In a previous post (From theory to bedside practice | gutsandgrowth), I reviewed an article which described the diagnosis of a rare inborn error of bile acid metabolism –bile acid CoA:amino acid N-acyl transferase (BAAT). A new report (Hepatology 2015; 61: 268-74) describes treatment and outcome in five patients with BAAT (I am thankful for acronyms!).
Treatment with 15 mg/kg of glycocholic acid (GCA) improved duodenal bile acid concentrations (to 23.3 ± 19.1 mmol/L). Patients also received oral vitamin D2 (1000 IU/kg) and tocopherol (100 IU/kg). With the combination of GCA and fat soluble vitamin provision, there was improvement in growth (3/3 prepubertal patients) and in fat-soluble vitamin absorption.
Bottomline: In patients with neonatal cholestasis growth failure, or fat-soluble vitamin deficiencies, identification of BAAT with fast atom bombardment mass spectrometry allows for institution of GCA which is efficacious and safe.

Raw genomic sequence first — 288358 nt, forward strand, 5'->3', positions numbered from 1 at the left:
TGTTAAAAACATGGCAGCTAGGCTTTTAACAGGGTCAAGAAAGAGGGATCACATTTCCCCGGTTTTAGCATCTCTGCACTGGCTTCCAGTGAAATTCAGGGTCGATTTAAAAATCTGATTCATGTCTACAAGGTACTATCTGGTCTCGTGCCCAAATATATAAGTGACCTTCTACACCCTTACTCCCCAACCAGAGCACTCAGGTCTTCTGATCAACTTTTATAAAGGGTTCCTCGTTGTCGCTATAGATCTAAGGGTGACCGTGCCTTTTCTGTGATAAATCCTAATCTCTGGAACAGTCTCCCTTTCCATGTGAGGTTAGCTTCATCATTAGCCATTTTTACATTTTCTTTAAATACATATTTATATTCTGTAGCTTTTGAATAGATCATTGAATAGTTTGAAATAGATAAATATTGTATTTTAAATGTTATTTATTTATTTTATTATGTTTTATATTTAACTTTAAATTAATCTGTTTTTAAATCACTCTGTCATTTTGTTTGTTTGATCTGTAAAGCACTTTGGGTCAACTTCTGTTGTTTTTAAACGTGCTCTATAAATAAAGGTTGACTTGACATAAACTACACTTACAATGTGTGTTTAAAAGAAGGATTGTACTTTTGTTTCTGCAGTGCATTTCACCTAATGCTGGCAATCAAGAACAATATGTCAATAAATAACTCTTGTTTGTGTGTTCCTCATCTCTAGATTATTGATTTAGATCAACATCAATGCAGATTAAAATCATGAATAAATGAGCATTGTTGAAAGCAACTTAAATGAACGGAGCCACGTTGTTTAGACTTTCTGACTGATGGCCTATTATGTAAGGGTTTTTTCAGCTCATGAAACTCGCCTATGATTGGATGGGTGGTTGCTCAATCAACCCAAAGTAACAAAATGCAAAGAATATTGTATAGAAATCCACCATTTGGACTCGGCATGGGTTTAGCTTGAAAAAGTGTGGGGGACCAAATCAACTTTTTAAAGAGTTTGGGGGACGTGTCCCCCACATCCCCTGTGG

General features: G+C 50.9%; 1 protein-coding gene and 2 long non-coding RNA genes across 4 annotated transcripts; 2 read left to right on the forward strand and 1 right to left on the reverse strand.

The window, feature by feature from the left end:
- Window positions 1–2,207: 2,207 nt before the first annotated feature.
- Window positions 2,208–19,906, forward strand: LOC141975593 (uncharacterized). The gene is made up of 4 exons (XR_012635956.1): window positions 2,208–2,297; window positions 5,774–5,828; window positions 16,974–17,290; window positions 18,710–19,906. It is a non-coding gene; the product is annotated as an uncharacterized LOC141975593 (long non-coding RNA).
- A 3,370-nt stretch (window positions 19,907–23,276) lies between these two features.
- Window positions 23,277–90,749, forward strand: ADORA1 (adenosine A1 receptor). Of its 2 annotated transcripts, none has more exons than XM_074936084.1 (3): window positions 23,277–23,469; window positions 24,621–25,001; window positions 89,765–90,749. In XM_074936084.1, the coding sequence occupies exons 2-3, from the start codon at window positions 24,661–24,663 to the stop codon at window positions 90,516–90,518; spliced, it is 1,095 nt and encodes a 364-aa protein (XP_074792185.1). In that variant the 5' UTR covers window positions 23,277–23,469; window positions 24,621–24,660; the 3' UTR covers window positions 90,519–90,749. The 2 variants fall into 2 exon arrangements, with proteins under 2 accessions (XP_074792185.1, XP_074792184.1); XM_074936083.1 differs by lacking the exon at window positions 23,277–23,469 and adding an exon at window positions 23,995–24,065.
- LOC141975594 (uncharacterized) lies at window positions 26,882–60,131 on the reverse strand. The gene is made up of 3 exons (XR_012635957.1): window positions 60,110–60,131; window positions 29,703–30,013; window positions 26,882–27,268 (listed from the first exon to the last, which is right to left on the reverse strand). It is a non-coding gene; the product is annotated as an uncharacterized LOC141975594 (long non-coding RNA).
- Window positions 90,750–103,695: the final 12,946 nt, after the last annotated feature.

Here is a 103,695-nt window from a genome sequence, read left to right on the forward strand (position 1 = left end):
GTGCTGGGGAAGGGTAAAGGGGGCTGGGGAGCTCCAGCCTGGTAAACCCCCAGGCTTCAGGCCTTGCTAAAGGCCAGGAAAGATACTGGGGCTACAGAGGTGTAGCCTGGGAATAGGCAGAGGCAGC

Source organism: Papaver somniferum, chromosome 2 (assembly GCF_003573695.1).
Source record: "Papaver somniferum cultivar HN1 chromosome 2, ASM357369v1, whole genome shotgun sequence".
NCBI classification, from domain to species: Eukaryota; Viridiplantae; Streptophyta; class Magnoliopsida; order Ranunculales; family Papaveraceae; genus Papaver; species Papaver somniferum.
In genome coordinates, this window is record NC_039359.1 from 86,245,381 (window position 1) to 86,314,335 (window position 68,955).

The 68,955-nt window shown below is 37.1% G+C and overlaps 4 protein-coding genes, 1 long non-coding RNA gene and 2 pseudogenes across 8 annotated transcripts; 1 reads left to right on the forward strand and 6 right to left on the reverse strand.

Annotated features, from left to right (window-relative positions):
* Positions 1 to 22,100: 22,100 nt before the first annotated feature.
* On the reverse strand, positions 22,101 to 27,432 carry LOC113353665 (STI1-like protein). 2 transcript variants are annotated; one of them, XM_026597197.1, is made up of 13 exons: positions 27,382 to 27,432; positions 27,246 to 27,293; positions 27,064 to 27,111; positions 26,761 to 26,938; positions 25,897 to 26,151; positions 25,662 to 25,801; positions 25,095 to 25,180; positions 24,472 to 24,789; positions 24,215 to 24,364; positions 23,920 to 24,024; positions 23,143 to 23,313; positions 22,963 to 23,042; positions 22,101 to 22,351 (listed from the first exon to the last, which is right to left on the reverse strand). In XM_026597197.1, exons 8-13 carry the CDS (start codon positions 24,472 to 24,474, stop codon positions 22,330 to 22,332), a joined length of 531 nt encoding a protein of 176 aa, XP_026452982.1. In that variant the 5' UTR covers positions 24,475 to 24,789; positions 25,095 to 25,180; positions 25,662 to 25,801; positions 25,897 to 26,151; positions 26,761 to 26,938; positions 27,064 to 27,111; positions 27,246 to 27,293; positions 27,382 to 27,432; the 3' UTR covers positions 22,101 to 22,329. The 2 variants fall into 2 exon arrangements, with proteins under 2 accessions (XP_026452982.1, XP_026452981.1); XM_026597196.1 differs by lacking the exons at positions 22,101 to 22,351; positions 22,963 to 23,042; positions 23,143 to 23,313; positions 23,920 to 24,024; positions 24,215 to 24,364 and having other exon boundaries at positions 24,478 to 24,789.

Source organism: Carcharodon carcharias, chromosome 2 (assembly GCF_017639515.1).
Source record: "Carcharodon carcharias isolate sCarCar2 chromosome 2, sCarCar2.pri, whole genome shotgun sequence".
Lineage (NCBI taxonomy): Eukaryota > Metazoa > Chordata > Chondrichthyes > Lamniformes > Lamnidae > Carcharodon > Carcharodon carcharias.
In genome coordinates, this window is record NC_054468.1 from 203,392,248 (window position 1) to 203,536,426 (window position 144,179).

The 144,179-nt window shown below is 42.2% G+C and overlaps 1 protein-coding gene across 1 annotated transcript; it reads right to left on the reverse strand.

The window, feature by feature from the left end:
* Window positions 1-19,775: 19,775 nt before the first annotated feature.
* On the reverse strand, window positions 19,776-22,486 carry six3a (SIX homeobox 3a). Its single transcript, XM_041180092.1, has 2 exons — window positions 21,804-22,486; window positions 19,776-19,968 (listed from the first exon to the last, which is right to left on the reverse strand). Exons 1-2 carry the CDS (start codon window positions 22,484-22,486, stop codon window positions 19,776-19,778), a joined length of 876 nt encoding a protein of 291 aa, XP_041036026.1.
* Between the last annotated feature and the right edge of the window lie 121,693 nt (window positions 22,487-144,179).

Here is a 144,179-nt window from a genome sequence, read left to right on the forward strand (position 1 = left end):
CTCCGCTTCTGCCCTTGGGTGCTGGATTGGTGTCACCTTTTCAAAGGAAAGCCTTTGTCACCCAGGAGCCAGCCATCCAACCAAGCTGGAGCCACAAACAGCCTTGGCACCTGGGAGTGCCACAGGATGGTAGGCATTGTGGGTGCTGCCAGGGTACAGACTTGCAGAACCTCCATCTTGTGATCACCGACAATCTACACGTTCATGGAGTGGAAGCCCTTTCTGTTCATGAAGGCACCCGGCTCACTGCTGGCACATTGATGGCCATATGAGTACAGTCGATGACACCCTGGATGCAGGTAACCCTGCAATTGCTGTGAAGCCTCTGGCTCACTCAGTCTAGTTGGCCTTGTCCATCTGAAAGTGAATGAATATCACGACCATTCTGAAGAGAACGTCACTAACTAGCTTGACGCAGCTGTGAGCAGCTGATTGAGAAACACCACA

Also noted: FDA approves Cholbam to treat rare bile acid synthesis disorders FDA announcement 3/17/15, an excerpt: the first FDA approved treatment for pediatric and adult patients with bile acid synthesis disorders due to single enzyme defects, and for patients with peroxisomal disorders (including Zellweger spectrum disorders). Patients with these rare, genetic, metabolic conditions exhibit manifestations of liver disease, steatorrhea (presence of fat in the stool) and complications from decreased fat-soluble vitamin absorption. Individuals with these rare disorders lack the enzymes needed to synthesize cholic acid, a primary bile acid normally produced in the liver from cholesterol. The absence of cholic acid in these patients leads to reduced bile flow, accumulation of potentially toxic bile acid intermediates in the liver (cholestasis), and malabsorption of fats and fat-soluble vitamins in the diet. If untreated, patients fail to grow and can develop life-threatening liver injury. Cholbam is approved as an oral treatment for children aged three weeks and older, and adults.